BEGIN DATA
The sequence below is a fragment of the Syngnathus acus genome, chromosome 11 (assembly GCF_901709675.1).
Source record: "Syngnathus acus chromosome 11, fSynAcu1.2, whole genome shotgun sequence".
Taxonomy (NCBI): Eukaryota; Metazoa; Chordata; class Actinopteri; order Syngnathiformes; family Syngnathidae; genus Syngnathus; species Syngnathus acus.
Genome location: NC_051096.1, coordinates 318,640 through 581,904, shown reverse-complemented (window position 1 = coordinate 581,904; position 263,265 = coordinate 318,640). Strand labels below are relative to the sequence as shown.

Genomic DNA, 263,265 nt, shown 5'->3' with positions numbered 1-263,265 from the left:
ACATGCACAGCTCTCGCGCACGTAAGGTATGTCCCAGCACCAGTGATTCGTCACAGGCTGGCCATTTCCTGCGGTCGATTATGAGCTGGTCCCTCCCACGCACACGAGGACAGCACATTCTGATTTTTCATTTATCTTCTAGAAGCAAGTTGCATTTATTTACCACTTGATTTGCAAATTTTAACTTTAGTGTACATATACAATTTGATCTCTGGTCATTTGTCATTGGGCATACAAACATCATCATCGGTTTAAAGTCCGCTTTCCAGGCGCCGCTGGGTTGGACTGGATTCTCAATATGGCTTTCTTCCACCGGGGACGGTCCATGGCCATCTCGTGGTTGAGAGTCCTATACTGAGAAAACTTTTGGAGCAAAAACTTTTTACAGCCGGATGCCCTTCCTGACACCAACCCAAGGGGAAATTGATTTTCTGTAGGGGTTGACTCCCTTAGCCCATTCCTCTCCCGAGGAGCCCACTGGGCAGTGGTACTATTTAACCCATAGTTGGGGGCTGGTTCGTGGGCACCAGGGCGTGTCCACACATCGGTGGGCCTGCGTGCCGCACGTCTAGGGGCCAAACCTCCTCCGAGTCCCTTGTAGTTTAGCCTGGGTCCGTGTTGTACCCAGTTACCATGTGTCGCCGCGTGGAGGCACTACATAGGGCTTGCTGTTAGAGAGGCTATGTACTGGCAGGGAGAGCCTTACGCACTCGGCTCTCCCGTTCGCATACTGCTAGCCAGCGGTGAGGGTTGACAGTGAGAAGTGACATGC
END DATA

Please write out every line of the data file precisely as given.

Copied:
The sequence below is a fragment of the Syngnathus acus genome, chromosome 11 (assembly GCF_901709675.1).
Source record: "Syngnathus acus chromosome 11, fSynAcu1.2, whole genome shotgun sequence".
Taxonomy (NCBI): Eukaryota; Metazoa; Chordata; class Actinopteri; order Syngnathiformes; family Syngnathidae; genus Syngnathus; species Syngnathus acus.
Genome location: NC_051096.1, coordinates 318,640 through 581,904, shown reverse-complemented (window position 1 = coordinate 581,904; position 263,265 = coordinate 318,640). Strand labels below are relative to the sequence as shown.

Genomic DNA, 263,265 nt, shown 5'->3' with positions numbered 1-263,265 from the left:
ACATGCACAGCTCTCGCGCACGTAAGGTATGTCCCAGCACCAGTGATTCGTCACAGGCTGGCCATTTCCTGCGGTCGATTATGAGCTGGTCCCTCCCACGCACACGAGGACAGCACATTCTGATTTTTCATTTATCTTCTAGAAGCAAGTTGCATTTATTTACCACTTGATTTGCAAATTTTAACTTTAGTGTACATATACAATTTGATCTCTGGTCATTTGTCATTGGGCATACAAACATCATCATCGGTTTAAAGTCCGCTTTCCAGGCGCCGCTGGGTTGGACTGGATTCTCAATATGGCTTTCTTCCACCGGGGACGGTCCATGGCCATCTCGTGGTTGAGAGTCCTATACTGAGAAAACTTTTGGAGCAAAAACTTTTTACAGCCGGATGCCCTTCCTGACACCAACCCAAGGGGAAATTGATTTTCTGTAGGGGTTGACTCCCTTAGCCCATTCCTCTCCCGAGGAGCCCACTGGGCAGTGGTACTATTTAACCCATAGTTGGGGGCTGGTTCGTGGGCACCAGGGCGTGTCCACACATCGGTGGGCCTGCGTGCCGCACGTCTAGGGGCCAAACCTCCTCCGAGTCCCTTGTAGTTTAGCCTGGGTCCGTGTTGTACCCAGTTACCATGTGTCGCCGCGTGGAGGCACTACATAGGGCTTGCTGTTAGAGAGGCTATGTACTGGCAGGGAGAGCCTTACGCACTCGGCTCTCCCGTTCGCATACTGCTAGCCAGCGGTGAGGGTTGACAGTGAGAAGTGACATGC